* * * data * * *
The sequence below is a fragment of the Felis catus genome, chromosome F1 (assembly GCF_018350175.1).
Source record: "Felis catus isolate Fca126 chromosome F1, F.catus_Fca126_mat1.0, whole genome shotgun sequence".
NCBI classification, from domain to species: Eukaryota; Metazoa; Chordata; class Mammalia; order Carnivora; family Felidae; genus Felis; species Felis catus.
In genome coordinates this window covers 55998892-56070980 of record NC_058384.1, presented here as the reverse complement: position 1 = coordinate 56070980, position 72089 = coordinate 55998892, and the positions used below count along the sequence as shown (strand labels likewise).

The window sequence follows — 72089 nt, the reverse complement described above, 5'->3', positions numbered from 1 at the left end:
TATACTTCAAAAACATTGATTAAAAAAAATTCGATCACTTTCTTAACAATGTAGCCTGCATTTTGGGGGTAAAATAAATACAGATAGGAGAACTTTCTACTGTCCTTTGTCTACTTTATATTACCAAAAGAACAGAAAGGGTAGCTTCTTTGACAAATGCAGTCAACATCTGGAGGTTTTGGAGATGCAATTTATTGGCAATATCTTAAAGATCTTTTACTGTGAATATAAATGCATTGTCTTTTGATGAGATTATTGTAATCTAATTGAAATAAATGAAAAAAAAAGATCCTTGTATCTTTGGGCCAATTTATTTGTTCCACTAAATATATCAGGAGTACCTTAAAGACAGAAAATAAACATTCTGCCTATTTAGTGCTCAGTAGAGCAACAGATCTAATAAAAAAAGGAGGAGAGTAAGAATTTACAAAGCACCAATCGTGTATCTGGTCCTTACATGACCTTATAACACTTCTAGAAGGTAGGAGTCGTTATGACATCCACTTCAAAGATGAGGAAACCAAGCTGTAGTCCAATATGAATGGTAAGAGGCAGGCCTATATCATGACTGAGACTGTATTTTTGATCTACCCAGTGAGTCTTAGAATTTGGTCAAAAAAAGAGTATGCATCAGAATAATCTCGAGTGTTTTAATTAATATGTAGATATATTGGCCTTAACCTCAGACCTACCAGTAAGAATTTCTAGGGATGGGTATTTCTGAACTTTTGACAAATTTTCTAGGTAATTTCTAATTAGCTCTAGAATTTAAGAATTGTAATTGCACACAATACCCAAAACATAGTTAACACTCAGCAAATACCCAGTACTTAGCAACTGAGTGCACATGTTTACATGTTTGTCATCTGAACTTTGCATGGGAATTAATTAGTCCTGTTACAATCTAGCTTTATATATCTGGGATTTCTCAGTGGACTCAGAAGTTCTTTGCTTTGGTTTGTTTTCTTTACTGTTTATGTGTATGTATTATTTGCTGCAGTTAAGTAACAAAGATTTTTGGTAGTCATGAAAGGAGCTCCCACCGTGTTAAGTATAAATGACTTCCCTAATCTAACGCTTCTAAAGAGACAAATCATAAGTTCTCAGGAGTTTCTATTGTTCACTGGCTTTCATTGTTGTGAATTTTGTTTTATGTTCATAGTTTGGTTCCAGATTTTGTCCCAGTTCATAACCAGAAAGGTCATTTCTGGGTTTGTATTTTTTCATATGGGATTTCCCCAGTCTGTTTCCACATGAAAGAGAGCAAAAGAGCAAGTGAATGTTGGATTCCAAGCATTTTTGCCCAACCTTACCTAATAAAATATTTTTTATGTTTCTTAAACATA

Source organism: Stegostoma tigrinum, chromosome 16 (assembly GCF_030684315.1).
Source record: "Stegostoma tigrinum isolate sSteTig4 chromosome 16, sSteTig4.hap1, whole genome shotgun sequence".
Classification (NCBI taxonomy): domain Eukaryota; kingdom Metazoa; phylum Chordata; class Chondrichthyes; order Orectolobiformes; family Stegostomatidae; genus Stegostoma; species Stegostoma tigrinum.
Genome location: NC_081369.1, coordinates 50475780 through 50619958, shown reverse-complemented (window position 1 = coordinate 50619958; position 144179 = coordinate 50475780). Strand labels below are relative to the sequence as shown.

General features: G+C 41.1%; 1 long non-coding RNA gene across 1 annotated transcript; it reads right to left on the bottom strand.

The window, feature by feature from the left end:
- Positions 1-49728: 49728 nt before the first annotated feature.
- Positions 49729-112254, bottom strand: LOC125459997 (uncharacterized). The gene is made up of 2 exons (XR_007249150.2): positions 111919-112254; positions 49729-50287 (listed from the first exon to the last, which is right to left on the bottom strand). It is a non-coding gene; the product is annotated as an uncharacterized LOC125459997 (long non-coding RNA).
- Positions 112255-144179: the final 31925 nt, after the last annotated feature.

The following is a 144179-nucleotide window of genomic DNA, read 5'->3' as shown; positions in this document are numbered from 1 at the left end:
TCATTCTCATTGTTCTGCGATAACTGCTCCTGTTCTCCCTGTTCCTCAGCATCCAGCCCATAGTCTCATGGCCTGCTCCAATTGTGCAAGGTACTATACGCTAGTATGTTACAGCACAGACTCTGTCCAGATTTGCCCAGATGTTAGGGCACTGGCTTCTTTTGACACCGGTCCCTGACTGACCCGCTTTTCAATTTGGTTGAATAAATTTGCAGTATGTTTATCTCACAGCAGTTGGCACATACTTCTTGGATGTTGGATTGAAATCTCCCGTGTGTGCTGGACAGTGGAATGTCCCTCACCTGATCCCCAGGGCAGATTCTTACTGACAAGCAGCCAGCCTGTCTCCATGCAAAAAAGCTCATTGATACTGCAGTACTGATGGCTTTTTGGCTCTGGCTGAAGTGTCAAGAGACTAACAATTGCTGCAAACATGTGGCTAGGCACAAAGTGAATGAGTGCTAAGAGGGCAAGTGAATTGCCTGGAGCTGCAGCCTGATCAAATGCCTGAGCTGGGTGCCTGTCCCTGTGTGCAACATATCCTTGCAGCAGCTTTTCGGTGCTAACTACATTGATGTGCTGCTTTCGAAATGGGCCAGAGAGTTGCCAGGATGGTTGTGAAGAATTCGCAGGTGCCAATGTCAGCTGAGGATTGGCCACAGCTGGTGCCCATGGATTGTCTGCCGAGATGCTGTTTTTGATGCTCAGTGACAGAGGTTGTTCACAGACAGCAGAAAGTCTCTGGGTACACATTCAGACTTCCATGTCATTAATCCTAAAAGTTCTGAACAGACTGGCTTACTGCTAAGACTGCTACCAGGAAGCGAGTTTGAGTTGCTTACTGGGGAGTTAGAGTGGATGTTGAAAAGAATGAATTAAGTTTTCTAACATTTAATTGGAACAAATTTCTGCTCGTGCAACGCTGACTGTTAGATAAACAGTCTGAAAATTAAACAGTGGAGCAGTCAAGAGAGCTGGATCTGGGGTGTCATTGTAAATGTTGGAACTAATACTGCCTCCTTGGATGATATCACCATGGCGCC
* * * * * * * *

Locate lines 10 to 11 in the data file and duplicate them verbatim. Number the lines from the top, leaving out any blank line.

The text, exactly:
Genome location: NC_081369.1, coordinates 50475780 through 50619958, shown reverse-complemented (window position 1 = coordinate 50619958; position 144179 = coordinate 50475780). Strand labels below are relative to the sequence as shown.

General features: G+C 41.1%; 1 long non-coding RNA gene across 1 annotated transcript; it reads right to left on the bottom strand.